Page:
Page 3 - Subjective Performance Tests
After plugging the Cooler Master MM711 in and setting up the software, I ran the mouse through our series of standard tracking performance tests. This includes normal office usage in the Windows environment as well as gaming. Some graphics work and testing were done with Adobe Photoshop. Games used in this test primarily include Overwatch and League of Legends. This spans multiple genres and allows us to get a feel as to how the mouse responds in different situations. All testing was completed on a cloth surface, primarily the XTracGear Carbonic XXL. Please note these are subjective tests, but we will attempt to make it as objective as possible with our cross-reference testing methods.
Unsurprisingly, the ambidextrous shape of the Cooler Master MM711 mouse lends itself towards a fingertip or claw grip, much like the previous MM710. I mostly used a claw grip because of how small the mouse felt in my hands. Those with larger hands may find this mouse too small for daily use, even with a fingertip grip, so I would recommend trying out the mouse if possible. Weighting wise, the Cooler Master MM711 mouse is still light than much of the competition at 60g. Considering this represents an increase of more than ten percent compared to the original, I am not too surprised I still notice the difference between the MM710 and MM711. Heavier mice can offer stability, but I think both of these mice feel fast and seamless. This will still come down to personal preferences in the end. As for the sensitivity range, I rarely went above 800DPI in my daily use despite Cooler Master allowing for up to 16000DPI. As for inputs, I found buttons to be in a good placement to avoid accidental buttons presses. The audible and tactile feedback on all of the buttons were good, even when using the secondary keys. None of the buttons exhibited any squeaks or abnormal sounds other than the aforementioned sensor rattle.
The Cooler Master MM711 is a gaming mouse, so it only makes sense to test it with games like Overwatch and League of Legends. As I have been using practically the same mouse for the past four months already, the physical size was the same and thus did not take any time to adjust to the MM711. Otherwise, the sensor tracking in the MM711 was just as good as before. Movement tracked about smoothly with no signs of spin out or incorrect movement. This is clearly a competitive sensor in here and the tracking is top of the class. The lightweight shell and design also made quick flicks easy. I did not find the extra weight to affect performance negatively here either. The primary Omron switches also held up extremely well in all circumstances. In games like League of Legends, the performance was just as good at faster movements without losing tracking.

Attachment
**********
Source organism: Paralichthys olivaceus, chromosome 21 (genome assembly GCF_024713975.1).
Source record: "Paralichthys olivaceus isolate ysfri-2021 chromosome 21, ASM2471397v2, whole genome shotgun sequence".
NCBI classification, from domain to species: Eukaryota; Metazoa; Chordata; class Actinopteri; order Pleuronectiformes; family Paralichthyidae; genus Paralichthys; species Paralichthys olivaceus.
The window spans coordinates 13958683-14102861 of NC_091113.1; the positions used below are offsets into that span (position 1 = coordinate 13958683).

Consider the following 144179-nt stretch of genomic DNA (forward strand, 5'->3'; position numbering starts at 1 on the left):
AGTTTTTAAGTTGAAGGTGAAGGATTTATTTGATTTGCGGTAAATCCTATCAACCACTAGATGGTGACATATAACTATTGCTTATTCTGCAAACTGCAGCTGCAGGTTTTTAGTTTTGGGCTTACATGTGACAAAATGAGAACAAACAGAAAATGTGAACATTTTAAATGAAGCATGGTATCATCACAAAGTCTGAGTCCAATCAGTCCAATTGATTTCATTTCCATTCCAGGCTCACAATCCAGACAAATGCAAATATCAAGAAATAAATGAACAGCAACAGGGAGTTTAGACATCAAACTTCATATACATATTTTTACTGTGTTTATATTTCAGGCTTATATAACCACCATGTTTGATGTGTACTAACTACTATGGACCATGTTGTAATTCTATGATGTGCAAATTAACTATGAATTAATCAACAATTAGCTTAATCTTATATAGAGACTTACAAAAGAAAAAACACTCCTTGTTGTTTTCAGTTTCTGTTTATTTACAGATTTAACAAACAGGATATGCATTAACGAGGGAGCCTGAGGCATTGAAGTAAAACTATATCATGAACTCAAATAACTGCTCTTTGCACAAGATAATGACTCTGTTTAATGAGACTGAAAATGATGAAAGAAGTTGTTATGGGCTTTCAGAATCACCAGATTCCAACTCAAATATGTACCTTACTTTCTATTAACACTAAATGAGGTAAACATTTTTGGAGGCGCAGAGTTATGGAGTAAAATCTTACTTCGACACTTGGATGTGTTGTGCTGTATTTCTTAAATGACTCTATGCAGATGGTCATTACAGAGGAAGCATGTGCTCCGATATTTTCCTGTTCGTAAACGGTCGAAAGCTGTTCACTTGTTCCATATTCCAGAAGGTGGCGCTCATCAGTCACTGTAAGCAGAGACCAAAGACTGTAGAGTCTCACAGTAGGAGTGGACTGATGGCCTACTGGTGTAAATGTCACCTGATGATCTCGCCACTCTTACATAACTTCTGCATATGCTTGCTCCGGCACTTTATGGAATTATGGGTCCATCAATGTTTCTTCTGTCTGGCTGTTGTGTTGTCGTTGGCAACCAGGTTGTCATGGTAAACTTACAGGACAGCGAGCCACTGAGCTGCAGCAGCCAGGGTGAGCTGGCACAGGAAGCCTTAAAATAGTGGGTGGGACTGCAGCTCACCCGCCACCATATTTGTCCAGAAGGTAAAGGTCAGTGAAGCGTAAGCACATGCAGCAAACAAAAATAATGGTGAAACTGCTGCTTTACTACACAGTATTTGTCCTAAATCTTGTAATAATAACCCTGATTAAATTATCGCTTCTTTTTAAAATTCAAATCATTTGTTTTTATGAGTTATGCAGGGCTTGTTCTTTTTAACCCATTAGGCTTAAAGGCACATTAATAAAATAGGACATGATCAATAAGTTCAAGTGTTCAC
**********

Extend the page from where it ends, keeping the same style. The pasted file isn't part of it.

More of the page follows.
When checking for more technical flaws, the Cooler Master MM711 exhibited positive signs. Some Photoshop tests revealed small details were easily picked up when moving the mouse in straight lines and zero signs of prediction. I did not notice any input lag and response time felt consistently excellent even when testing at the maximum settings. There was no observable jitter, even at maximum sensitivity, which is a testament to the sensor’s capabilities. The low lift off distance was also quite good to see, as the mouse did not move once it was lifted off the surface. As I may have mentioned in the past and even this review, the flexible cable on the MM711 is a treat that made the mouse feel like it was not even tethered.
Overall, performance of the Cooler Master MM711 was just like the original, which is to say it was superb. Even with the extra seven grams, gaming with this mouse was made easy with accurate and smooth tracking. The lighter body and smooth skates made the whole mouse easy to grip onto and feel quicker to move. This fast feeling was also aided by the light cable that made the mouse feel almost wireless. There was no observed lag and it handled predictably throughout our tests.
1. Introduction, Packaging, Specifications
2. A Closer Look - Hardware and Software
3. Subjective Performance Tests